PORTLAND, Ore. Johns Hopkins University engineering students recently completed a remote-controlled robot that can find land mines in rugged terrain and mark their location by spraying paint.
"I challenged the students to develop a vehicle that could get into rougher terrain, like bushes and high grass," said Carl Nelson, a principal staff physicist at the university's Applied Physics Laboratory. "I wanted it to be able to get off the roads and clear paths where mine detection can be difficult to do by hand."
Four Johns Hopkins engineering students rose to the challenge and spent almost a year designing a prototype robot. The machine is being evaluated by explosive-detection experts as a model for a low-cost robot for soldiers and humanitarian groups. It was designed by engineering students Edoardo Biancheri, Dan Hake, Dat Truong and Landon Unninayar. The project encompassed a two-semester course called the Engineering Design Project.
Nelson was working on advanced sensor designs for the military, but needed something to carry them into deep grass and other areas that typically are difficult to scan for mines. Because every year the Applied Physics Laboratory sponsors, with funds and ideas, at least one of the "Engineering Design Project" teams, Nelson decided to ask one of them to come up with a solution.
Safe and inexpensive
The problem with land mines worldwide is not along roads, where they can be easily found and destroyed. The main danger is in areas of thick vegetation where they are often hidden, making them almost impossible to detect without setting them off.
The United Nations estimates, according to Nelson, that 2,000 people per month are killed or maimed by land mines, and that more than 100 million mines have been deployed in 70 countries during military conflicts dating back to World War II.
Nelson said he was looking for solutions that could safely and inexpensively locate and neutralize land mines when he challenged the students.
The engineering students designed a tracked vehicle like two tandem knee-high tanks. The first vehicle houses the sealed lead-acid battery, two electric motors for the treads, the radio-controlled transceiver and a color video camera. A display allows the operator to peer down at objects in front of the vehicle and up to 100 feet away.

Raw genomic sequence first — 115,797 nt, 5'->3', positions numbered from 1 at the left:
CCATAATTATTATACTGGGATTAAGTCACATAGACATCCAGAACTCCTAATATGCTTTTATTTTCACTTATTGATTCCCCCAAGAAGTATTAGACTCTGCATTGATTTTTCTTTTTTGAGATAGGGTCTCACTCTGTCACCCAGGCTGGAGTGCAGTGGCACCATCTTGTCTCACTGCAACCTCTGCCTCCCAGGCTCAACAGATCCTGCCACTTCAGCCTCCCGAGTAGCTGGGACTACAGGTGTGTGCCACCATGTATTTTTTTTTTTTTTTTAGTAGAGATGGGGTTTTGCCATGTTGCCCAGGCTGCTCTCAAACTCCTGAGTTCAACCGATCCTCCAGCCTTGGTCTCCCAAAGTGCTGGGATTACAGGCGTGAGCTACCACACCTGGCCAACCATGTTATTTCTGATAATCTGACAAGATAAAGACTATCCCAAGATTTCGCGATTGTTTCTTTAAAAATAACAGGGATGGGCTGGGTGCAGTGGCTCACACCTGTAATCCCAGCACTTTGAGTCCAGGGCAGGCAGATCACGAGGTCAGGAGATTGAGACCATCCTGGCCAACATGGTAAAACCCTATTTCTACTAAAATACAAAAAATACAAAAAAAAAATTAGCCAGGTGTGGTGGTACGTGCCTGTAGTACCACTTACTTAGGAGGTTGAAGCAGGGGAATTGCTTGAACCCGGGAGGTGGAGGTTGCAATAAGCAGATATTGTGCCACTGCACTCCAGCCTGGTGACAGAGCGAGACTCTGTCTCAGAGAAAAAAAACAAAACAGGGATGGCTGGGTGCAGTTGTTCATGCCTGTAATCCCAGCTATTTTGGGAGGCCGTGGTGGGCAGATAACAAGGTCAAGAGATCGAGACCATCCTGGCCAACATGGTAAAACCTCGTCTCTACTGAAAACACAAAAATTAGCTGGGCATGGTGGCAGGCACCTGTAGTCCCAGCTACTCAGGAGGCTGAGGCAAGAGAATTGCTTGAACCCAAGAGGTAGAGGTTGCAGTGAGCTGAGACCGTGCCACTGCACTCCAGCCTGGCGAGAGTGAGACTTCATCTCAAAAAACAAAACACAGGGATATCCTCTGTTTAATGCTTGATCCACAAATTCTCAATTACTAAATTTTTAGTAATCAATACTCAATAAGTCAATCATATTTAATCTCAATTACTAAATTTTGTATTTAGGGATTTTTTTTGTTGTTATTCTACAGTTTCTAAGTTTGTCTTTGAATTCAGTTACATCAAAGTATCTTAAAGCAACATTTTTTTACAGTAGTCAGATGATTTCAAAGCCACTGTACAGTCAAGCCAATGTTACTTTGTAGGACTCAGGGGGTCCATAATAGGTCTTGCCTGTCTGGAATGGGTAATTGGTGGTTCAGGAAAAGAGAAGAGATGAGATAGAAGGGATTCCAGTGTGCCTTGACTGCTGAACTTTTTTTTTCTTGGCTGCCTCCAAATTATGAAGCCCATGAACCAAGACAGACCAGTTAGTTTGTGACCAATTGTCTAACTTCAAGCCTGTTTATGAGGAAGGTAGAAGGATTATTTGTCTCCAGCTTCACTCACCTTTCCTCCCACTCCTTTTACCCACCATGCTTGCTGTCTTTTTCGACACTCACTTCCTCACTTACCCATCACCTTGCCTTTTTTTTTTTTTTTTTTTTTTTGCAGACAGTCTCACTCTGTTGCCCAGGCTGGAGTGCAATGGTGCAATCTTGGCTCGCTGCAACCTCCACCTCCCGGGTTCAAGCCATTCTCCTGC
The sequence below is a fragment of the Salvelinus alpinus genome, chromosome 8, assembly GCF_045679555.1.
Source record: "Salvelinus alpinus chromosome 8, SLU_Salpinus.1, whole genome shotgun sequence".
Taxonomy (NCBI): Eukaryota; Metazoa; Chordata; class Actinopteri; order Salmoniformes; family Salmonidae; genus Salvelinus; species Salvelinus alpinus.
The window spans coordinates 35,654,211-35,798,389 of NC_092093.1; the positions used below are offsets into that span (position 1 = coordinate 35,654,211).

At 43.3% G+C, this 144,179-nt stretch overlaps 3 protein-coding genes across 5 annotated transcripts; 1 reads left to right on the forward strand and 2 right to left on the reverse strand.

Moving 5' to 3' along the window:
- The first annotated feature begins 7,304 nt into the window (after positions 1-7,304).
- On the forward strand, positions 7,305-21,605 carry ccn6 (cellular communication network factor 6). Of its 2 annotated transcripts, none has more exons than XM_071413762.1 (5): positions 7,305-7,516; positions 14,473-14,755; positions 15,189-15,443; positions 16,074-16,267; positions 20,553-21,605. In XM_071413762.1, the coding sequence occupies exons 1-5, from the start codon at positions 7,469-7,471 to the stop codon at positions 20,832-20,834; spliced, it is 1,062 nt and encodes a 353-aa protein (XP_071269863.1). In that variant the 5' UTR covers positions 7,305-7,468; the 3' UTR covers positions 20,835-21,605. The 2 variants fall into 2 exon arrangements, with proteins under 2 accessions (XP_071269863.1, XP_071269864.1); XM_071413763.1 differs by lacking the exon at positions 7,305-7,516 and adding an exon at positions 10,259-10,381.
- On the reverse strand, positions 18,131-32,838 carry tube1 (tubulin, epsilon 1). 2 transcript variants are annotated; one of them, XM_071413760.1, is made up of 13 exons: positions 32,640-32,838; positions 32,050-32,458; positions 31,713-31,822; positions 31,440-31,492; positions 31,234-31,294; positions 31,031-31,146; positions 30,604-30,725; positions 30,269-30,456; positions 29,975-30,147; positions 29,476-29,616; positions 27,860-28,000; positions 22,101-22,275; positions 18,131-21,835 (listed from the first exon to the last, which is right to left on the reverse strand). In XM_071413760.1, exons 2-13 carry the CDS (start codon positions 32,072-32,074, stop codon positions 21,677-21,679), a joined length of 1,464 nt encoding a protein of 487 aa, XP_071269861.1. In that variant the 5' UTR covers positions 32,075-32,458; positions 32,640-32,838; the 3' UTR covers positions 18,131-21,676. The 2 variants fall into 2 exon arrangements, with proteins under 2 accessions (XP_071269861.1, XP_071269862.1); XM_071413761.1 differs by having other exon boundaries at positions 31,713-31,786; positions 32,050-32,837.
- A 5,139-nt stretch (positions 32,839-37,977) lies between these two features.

The second unit houses the mine detection equipment and also enables the total weight of the vehicle to be distributed enough to make it very light, making it less likely that it will set off mines. Likewise, as much metal as possible has been replaced with plastic and composites in the vehicle so that any metal detected comes from mines and not the vehicle itself.
The rear unit is also equipped with a paint storage tank and a nozzle that enables it to paint the locations of up to 40 land mines before returning to base for more paint.
The radio-controlled transceiver, which can be used up to 500 feet away, allows the vehicle and its video camera to be steered by standard joysticks. The video camera presents a live feed to a small video screen built right into the joystick controller. In the prototype, the metal detector produced a beep on the controller whenever it was over a land mine. In response, an operator can activate the paint sprayer to mark the spot.
The students were given a budget of $8,000 but they only spent $5,000 to design and build their prototype. They estimate that production versions could cost as little as $1,000.
Eight other teams were funded this year under the "Engineering Design Project" course at Johns Hopkins. The course is taught by professor Andrew Conn, a Johns Hopkins graduate with more than 30 years of experience in research and development. Each team had budgets of under $10,000, supplied by government agencies and the private sector, to manufacture or buy the parts, assemble them and demonstrate the prescribed function being performed.
Nelson is currently outfitting the robot for demonstration to the military, which is slated to review it later this year.